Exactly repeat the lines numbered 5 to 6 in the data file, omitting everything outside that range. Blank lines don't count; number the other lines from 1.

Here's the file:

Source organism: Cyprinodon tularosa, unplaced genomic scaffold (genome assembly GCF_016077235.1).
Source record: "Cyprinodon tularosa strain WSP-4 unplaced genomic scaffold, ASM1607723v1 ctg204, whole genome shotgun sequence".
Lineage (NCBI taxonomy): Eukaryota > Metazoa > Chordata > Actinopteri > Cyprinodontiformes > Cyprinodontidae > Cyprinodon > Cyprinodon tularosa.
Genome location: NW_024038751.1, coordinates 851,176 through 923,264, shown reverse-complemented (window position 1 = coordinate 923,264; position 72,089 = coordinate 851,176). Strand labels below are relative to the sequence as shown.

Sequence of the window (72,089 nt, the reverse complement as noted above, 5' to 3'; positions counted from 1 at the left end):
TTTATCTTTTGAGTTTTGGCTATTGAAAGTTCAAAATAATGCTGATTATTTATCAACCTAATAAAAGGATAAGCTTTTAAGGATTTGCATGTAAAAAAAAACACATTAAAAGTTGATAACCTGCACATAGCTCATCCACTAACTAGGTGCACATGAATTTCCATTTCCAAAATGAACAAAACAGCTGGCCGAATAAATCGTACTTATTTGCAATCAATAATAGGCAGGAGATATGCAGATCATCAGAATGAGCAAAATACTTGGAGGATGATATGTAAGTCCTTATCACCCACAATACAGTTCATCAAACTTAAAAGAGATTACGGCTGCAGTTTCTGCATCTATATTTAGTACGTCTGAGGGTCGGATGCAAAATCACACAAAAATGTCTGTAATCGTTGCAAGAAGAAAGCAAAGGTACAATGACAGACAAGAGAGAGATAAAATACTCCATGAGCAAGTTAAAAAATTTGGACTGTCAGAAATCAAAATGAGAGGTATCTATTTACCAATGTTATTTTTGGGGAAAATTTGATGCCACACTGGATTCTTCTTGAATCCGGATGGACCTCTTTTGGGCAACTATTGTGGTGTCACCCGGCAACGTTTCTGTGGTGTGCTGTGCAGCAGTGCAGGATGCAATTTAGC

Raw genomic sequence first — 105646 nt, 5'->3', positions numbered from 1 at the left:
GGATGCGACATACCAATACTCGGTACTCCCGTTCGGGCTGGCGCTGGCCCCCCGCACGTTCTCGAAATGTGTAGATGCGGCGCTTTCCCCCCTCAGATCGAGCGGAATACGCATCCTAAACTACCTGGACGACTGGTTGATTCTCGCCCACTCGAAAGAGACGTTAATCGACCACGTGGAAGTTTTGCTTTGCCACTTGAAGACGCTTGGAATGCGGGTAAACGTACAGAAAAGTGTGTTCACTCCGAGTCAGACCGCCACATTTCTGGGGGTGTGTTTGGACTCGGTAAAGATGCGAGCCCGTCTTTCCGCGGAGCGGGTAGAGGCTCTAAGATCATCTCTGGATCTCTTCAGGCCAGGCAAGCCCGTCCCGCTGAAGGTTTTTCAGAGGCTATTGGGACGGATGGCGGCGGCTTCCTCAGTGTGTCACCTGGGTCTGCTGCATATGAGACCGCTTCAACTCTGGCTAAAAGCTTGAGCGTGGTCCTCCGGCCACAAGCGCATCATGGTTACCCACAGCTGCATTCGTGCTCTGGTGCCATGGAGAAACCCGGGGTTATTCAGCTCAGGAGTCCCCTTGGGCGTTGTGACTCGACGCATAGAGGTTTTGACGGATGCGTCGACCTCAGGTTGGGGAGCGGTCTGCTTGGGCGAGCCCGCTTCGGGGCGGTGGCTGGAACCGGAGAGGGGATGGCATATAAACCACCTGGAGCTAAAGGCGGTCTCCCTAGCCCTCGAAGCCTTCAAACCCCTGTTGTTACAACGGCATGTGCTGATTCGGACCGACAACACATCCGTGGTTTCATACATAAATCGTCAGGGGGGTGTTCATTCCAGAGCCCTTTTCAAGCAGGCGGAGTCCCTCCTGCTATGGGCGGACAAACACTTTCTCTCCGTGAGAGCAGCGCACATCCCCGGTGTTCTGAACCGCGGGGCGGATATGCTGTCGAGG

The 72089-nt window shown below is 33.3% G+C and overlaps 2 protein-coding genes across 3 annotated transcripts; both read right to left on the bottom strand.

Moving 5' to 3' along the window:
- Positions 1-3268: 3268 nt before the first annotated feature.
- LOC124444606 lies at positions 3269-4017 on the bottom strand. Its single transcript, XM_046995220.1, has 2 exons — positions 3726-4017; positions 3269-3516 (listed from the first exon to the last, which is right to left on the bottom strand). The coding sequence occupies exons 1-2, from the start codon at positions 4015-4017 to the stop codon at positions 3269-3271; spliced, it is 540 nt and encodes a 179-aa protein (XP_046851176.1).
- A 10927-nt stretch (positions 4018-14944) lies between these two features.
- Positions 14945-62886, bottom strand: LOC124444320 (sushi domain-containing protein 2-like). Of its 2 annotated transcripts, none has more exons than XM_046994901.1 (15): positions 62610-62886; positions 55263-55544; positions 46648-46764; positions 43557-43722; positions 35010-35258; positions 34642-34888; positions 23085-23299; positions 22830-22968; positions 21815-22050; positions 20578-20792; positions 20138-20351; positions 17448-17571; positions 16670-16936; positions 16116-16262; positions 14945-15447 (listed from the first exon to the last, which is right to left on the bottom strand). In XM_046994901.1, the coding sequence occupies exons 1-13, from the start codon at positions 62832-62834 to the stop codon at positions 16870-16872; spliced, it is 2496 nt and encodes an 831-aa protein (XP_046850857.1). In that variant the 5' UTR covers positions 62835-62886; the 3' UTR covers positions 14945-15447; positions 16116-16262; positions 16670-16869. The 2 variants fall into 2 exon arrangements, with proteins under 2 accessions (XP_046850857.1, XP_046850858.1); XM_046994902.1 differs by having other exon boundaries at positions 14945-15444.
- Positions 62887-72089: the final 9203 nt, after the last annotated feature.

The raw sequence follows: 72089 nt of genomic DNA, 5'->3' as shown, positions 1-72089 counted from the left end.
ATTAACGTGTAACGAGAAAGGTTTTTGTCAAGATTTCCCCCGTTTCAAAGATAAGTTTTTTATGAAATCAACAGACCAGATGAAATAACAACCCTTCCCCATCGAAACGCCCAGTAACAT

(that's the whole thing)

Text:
Sequence of the window (72,089 nt, the reverse complement as noted above, 5' to 3'; positions counted from 1 at the left end):
TTTATCTTTTGAGTTTTGGCTATTGAAAGTTCAAAATAATGCTGATTATTTATCAACCTAATAAAAGGATAAGCTTTTAAGGATTTGCATGTAAAAAAAAACACATTAAAAGTTGATAACCTGCACATAGCTCATCCACTAACTAGGTGCACATGAATTTCCATTTCCAAAATGAACAAAACAGCTGGCCGAATAAATCGTACTTATTTGCAATCAATAATAGGCAGGAGATATGCAGATCATCAGAATGAGCAAAATACTTGGAGGATGATATGTAAGTCCTTATCACCCACAATACAGTTCATCAAACTTAAAAGAGATTACGGCTGCAGTTTCTGCATCTATATTTAGTACGTCTGAGGGTCGGATGCAAAATCACACAAAAATGTCTGTAATCGTTGCAAGAAGAAAGCAAAGGTACAATGACAGACAAGAGAGAGATAAAATACTCCATGAGCAAGTTAAAAAATTTGGACTGTCAGAAATCAAAATGAGAGGTATCTATTTACCAATGTTATTTTTGGGGAAAATTTGATGCCACACTGGATTCTTCTTGAATCCGGATGGACCTCTTTTGGGCAACTATTGTGGTGTCACCCGGCAACGTTTCTGTGGTGTGCTGTGCAGCAGTGCAGGATGCAATTTAGC